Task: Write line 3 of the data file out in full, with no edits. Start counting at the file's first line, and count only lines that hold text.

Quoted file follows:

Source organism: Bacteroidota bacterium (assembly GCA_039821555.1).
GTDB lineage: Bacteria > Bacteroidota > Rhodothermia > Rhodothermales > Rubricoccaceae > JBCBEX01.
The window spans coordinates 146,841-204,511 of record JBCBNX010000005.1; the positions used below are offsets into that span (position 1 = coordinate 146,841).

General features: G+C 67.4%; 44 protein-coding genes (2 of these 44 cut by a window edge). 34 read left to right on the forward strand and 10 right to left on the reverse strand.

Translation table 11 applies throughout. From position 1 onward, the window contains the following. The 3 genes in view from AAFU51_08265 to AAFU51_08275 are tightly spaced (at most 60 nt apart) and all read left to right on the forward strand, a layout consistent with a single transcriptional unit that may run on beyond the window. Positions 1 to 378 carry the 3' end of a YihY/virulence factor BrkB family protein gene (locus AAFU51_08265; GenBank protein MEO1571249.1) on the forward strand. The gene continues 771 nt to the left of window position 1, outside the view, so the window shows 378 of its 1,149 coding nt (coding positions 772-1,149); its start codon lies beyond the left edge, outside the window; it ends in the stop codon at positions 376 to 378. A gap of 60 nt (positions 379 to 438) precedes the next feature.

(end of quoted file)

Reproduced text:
The window spans coordinates 146,841-204,511 of record JBCBNX010000005.1; the positions used below are offsets into that span (position 1 = coordinate 146,841).